I can't remember a time in my life when music didn't move me. I love to sing it. I love to hear it. I love to be challenged by it and soothed by it. Music communicates at the soul level. Lyrics and melody and chord structure and rhythm and instrumentation all must be in perfect synchronicity for the musician's message to be fully understood. In some pieces, the connections are obvious: Handel's Hallelujah Chorus is unmistakably a song of rejoicing to all of the western world. Country songs are almost notorious for matching tune to lyric in the simplest way. Even some of the rock music of the 1970s and early 80s match so well that both the lyric and the instrumentation stand alone to communicate a message.
Other times that connection is so subtle that is may be missed in the first several hearings. Poulenc's Gloria at first gives new meaning to "make a joyful NOISE," but after rehearsing it for several weeks, I am learning to see the connections between the unusual rhythms and chord structures to the familiar Latin words. Laudamus Te is so joyful that it may appear irreverant at first. Domine Deus has so many awkward transitions, key changes, and chromaticisms that it is uncomfortable to sing. Yet, considering the meaning of the words (You who bears the sin of mankind, be merciful to us. Hear our prayer), the composition makes perfect sense. Sin is supposed to be uncomfortable. The Savior was born to die for our sins. Somehow a lyrical melody just isn't right for that message. This movement mimics the tears and brokenness of the truly repentant before resolving in the next movement: Qui Sedes Ad Dexteram Patris (Jesus enthroned at the right hand of God.) Worship meets mercy. Amen.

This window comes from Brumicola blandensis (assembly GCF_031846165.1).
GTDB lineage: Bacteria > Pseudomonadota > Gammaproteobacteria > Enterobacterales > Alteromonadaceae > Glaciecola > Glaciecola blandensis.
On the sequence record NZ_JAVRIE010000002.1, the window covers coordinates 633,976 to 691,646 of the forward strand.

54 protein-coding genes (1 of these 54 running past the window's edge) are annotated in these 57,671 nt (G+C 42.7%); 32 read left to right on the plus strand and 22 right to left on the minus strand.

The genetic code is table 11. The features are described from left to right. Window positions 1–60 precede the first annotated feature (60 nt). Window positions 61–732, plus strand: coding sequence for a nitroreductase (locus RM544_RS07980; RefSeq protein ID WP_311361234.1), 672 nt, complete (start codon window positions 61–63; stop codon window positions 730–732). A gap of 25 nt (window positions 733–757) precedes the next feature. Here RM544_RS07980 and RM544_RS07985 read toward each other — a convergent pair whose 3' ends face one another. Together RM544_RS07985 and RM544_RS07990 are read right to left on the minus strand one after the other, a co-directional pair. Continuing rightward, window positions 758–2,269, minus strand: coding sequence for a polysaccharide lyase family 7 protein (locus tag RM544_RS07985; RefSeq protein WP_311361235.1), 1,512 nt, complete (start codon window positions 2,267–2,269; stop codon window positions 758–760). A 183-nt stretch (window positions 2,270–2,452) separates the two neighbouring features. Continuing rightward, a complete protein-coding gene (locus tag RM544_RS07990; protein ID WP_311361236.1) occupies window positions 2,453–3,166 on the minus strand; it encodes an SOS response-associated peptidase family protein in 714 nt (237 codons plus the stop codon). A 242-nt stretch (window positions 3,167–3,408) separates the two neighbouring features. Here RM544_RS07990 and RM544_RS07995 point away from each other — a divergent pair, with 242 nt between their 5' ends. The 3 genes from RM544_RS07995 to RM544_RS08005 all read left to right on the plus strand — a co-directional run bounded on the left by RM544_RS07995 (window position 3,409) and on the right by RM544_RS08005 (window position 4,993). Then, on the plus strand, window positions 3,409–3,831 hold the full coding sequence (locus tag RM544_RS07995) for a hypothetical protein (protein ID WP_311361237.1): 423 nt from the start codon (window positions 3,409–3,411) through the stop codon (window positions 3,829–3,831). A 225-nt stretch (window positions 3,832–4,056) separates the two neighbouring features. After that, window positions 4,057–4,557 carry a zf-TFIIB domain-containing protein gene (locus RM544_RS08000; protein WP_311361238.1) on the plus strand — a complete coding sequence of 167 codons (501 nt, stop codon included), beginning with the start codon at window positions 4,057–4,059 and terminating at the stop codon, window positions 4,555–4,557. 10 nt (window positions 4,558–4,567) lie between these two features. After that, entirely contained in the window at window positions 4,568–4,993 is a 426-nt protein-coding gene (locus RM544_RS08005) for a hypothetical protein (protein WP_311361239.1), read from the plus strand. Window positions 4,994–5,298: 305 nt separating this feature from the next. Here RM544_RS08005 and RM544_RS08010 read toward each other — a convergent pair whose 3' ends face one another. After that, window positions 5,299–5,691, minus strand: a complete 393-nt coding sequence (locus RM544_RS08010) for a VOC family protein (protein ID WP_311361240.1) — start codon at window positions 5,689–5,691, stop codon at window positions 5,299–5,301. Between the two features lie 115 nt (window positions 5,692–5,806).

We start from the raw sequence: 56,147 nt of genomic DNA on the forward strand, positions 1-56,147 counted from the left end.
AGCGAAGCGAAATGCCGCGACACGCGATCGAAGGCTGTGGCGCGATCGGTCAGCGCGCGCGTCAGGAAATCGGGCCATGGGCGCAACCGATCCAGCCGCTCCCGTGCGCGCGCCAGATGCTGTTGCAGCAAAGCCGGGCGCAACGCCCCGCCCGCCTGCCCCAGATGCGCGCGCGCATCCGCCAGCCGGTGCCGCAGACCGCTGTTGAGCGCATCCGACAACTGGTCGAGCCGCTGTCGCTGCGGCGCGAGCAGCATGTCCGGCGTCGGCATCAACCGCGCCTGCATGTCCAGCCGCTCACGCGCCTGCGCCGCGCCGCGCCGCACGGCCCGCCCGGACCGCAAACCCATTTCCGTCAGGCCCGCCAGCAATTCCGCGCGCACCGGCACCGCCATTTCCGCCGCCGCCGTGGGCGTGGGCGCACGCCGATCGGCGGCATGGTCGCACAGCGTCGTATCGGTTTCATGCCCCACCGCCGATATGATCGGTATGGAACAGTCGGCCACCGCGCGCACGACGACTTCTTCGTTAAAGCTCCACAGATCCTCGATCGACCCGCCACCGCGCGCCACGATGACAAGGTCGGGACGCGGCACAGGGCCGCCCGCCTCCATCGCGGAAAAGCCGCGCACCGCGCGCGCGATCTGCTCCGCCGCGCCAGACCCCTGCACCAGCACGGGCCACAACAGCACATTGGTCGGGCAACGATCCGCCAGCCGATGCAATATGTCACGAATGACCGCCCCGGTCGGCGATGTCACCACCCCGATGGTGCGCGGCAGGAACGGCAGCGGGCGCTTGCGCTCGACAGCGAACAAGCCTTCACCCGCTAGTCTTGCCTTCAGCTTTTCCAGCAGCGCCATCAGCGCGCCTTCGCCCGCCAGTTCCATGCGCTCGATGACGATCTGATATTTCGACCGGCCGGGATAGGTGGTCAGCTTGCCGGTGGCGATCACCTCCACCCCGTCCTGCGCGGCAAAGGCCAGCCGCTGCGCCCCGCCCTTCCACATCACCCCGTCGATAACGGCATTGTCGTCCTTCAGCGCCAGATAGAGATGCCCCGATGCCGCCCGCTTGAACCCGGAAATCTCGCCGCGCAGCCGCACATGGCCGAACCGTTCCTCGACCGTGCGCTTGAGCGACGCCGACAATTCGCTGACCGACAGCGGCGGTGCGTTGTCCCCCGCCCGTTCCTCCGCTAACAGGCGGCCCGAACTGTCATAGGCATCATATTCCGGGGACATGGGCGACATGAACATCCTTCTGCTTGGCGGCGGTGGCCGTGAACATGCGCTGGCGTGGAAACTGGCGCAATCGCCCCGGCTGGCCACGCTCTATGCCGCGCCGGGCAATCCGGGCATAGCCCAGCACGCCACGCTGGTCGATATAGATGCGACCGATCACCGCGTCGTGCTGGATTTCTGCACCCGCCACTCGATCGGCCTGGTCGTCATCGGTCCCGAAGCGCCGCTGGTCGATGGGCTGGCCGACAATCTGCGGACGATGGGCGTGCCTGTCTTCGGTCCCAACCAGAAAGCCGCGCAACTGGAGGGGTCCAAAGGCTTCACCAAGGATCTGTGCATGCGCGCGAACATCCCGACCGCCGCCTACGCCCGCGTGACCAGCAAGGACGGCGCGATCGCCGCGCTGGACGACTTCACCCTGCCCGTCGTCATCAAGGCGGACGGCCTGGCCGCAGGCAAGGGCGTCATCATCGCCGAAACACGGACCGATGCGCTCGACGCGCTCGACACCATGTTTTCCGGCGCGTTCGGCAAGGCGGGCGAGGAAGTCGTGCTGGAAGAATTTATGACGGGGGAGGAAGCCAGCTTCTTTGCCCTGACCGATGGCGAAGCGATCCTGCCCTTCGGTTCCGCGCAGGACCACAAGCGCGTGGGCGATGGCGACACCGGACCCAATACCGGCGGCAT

One of my favorite sayings is this:
"Bach gave us God's Word.
Mozart gave us God's laughter.
Beethoven gave us God's fire.
God gave us music that we might pray without words."
Today, and every day, I am grateful for music.